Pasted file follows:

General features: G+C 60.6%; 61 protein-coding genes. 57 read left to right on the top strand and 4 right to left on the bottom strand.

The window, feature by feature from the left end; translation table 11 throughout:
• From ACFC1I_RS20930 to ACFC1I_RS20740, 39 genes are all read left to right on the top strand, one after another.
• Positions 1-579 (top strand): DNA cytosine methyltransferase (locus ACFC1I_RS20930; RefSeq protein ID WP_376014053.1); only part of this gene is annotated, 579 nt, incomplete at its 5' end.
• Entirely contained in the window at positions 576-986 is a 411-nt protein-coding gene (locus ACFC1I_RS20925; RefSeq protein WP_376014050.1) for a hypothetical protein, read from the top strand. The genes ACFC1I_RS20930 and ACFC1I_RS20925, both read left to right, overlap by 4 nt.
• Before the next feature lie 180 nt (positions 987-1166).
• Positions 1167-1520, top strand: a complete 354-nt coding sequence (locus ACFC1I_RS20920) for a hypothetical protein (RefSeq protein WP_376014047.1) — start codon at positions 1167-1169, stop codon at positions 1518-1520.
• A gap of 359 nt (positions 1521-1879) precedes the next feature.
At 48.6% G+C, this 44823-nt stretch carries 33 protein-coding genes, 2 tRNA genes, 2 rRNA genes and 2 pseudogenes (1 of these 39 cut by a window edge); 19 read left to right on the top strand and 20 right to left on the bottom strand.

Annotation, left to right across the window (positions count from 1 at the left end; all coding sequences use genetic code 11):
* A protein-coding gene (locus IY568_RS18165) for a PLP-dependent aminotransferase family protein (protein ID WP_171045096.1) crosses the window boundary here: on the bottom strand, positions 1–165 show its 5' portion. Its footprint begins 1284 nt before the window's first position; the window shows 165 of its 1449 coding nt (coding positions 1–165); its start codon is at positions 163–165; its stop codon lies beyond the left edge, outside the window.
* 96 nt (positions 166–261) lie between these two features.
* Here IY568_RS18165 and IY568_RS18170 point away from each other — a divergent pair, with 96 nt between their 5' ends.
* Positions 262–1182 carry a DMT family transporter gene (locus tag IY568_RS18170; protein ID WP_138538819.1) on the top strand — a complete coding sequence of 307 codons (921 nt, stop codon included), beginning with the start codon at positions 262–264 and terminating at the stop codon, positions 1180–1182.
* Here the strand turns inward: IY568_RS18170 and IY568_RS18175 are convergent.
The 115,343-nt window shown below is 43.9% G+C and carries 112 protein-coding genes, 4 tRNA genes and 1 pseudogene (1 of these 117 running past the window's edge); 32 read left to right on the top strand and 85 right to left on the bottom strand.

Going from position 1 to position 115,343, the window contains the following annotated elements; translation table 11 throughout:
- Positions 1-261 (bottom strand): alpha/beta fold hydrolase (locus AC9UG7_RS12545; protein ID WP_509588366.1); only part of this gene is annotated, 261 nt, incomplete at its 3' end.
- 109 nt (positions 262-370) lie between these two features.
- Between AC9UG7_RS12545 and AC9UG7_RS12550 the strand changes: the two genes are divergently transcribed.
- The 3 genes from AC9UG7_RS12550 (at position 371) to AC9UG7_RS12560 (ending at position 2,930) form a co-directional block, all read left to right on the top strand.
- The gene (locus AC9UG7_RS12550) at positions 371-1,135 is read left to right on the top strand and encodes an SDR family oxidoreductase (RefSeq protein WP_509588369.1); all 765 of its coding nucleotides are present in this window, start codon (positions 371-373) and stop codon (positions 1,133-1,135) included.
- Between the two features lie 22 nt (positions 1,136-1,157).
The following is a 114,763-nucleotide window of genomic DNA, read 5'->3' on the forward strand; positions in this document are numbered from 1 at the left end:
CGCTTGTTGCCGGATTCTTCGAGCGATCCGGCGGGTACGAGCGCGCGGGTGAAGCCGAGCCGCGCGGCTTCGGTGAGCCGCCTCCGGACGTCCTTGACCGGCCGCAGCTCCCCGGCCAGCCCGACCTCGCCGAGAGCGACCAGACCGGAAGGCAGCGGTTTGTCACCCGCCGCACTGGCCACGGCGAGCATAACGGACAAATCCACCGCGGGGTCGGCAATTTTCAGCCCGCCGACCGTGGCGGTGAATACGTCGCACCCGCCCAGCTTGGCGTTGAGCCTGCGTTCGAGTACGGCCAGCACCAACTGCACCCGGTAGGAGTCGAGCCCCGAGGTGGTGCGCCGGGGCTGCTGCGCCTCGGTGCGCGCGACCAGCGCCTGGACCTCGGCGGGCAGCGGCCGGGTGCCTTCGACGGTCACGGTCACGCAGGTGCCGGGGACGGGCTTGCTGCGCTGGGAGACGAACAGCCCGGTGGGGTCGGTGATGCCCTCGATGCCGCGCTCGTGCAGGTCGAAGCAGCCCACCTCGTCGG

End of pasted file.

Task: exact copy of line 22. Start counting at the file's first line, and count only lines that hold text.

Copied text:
- The gene (locus AC9UG7_RS12550) at positions 371-1,135 is read left to right on the top strand and encodes an SDR family oxidoreductase (RefSeq protein WP_509588369.1); all 765 of its coding nucleotides are present in this window, start codon (positions 371-373) and stop codon (positions 1,133-1,135) included.